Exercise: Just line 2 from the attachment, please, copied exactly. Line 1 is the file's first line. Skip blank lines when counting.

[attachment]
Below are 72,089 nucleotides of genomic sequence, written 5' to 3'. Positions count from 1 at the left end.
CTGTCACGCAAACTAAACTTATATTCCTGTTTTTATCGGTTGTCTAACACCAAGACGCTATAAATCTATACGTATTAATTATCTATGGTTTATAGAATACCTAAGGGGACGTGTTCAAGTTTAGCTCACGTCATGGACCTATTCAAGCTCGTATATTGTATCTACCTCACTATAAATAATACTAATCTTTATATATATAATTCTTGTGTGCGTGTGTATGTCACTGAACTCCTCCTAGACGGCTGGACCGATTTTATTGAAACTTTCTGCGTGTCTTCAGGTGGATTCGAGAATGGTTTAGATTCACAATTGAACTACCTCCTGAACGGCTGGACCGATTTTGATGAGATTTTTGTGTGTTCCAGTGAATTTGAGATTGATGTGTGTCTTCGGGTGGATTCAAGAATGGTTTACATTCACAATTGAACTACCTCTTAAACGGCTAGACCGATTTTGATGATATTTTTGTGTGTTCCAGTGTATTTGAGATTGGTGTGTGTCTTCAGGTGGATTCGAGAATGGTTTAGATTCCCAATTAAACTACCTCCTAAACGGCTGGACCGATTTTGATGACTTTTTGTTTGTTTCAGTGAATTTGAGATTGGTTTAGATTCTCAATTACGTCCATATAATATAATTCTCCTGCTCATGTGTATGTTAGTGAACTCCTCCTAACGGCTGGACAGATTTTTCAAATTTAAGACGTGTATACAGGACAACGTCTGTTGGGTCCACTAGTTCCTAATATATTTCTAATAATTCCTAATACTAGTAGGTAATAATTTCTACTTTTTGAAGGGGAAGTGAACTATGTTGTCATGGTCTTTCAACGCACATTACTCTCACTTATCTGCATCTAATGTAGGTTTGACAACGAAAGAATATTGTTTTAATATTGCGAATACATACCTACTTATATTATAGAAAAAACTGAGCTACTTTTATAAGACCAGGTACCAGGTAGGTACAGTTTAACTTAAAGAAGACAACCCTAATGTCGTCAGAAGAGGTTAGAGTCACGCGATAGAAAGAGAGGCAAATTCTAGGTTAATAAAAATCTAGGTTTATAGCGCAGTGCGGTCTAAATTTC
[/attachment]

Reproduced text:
CTGTCACGCAAACTAAACTTATATTCCTGTTTTTATCGGTTGTCTAACACCAAGACGCTATAAATCTATACGTATTAATTATCTATGGTTTATAGAATACCTAAGGGGACGTGTTCAAGTTTAGCTCACGTCATGGACCTATTCAAGCTCGTATATTGTATCTACCTCACTATAAATAATACTAATCTTTATATATATAATTCTTGTGTGCGTGTGTATGTCACTGAACTCCTCCTAGACGGCTGGACCGATTTTATTGAAACTTTCTGCGTGTCTTCAGGTGGATTCGAGAATGGTTTAGATTCACAATTGAACTACCTCCTGAACGGCTGGACCGATTTTGATGAGATTTTTGTGTGTTCCAGTGAATTTGAGATTGATGTGTGTCTTCGGGTGGATTCAAGAATGGTTTACATTCACAATTGAACTACCTCTTAAACGGCTAGACCGATTTTGATGATATTTTTGTGTGTTCCAGTGTATTTGAGATTGGTGTGTGTCTTCAGGTGGATTCGAGAATGGTTTAGATTCCCAATTAAACTACCTCCTAAACGGCTGGACCGATTTTGATGACTTTTTGTTTGTTTCAGTGAATTTGAGATTGGTTTAGATTCTCAATTACGTCCATATAATATAATTCTCCTGCTCATGTGTATGTTAGTGAACTCCTCCTAACGGCTGGACAGATTTTTCAAATTTAAGACGTGTATACAGGACAACGTCTGTTGGGTCCACTAGTTCCTAATATATTTCTAATAATTCCTAATACTAGTAGGTAATAATTTCTACTTTTTGAAGGGGAAGTGAACTATGTTGTCATGGTCTTTCAACGCACATTACTCTCACTTATCTGCATCTAATGTAGGTTTGACAACGAAAGAATATTGTTTTAATATTGCGAATACATACCTACTTATATTATAGAAAAAACTGAGCTACTTTTATAAGACCAGGTACCAGGTAGGTACAGTTTAACTTAAAGAAGACAACCCTAATGTCGTCAGAAGAGGTTAGAGTCACGCGATAGAAAGAGAGGCAAATTCTAGGTTAATAAAAATCTAGGTTTATAGCGCAGTGCGGTCTAAATTTC